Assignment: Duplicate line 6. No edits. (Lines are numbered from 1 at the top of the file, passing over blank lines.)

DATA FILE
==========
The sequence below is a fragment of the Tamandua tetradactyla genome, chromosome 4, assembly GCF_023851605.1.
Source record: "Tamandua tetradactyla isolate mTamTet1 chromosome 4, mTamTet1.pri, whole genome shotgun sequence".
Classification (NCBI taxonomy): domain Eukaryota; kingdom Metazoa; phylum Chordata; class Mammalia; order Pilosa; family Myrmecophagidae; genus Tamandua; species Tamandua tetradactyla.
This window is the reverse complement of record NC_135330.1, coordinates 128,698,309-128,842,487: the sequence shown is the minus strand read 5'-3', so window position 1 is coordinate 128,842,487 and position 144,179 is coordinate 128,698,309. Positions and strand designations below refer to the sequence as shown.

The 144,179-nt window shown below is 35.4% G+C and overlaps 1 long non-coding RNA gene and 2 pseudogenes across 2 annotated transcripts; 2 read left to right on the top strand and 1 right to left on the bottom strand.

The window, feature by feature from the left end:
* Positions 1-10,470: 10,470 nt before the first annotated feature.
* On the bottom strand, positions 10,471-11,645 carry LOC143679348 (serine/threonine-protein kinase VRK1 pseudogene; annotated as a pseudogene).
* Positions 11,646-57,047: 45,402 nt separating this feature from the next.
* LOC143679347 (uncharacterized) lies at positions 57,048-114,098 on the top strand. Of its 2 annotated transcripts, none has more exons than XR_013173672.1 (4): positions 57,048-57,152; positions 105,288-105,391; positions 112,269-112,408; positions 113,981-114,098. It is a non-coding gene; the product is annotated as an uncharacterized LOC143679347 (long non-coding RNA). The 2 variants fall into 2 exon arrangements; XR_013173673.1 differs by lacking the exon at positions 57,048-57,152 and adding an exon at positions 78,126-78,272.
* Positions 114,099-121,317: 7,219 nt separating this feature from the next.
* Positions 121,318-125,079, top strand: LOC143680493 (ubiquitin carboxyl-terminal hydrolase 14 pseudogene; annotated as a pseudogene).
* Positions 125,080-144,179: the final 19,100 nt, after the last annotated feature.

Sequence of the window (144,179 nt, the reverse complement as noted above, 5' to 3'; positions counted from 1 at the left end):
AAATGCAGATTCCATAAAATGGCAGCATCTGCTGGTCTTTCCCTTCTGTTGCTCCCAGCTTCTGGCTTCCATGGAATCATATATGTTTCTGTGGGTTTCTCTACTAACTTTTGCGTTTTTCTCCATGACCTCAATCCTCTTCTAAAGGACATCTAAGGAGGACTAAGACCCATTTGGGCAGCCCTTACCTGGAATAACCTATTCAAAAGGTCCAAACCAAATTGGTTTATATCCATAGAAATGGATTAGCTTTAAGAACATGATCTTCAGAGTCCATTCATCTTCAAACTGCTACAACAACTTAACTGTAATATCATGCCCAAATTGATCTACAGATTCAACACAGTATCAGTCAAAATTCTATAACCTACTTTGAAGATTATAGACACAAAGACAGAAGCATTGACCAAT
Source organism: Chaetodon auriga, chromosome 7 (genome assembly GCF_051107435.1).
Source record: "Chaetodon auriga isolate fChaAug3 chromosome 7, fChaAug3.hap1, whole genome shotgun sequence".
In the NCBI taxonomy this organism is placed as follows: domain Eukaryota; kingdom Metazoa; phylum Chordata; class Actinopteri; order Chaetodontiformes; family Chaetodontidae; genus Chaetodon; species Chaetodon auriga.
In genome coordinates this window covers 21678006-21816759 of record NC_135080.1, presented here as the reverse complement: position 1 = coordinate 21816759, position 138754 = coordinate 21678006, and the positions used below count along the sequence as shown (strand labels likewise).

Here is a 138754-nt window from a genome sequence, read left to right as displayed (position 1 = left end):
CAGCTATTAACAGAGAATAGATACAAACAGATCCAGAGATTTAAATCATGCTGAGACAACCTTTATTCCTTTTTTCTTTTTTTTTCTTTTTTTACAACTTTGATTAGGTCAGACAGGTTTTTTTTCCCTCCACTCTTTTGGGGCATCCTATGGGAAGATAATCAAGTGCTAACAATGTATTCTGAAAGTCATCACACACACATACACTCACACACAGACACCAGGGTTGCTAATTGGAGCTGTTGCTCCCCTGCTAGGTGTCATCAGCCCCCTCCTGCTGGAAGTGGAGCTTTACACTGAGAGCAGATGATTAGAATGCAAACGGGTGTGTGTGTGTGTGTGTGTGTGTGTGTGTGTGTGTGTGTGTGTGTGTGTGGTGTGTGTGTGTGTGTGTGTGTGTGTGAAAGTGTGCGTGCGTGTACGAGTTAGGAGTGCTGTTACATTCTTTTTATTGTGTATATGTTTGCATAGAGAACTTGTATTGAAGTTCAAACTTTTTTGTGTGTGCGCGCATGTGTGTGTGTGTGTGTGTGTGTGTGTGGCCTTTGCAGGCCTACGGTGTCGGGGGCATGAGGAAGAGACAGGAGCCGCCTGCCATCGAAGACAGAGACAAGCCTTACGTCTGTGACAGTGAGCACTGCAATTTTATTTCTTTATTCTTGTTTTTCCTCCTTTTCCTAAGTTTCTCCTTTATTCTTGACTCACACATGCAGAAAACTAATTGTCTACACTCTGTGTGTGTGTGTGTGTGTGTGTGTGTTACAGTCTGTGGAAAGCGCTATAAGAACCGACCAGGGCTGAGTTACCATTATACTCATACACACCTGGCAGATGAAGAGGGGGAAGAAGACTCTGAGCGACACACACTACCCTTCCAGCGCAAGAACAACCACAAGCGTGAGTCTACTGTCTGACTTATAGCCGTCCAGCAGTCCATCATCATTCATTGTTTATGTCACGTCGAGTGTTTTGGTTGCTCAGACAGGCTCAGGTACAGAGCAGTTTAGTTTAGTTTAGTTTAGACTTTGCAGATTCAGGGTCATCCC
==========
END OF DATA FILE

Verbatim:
The window, feature by feature from the left end: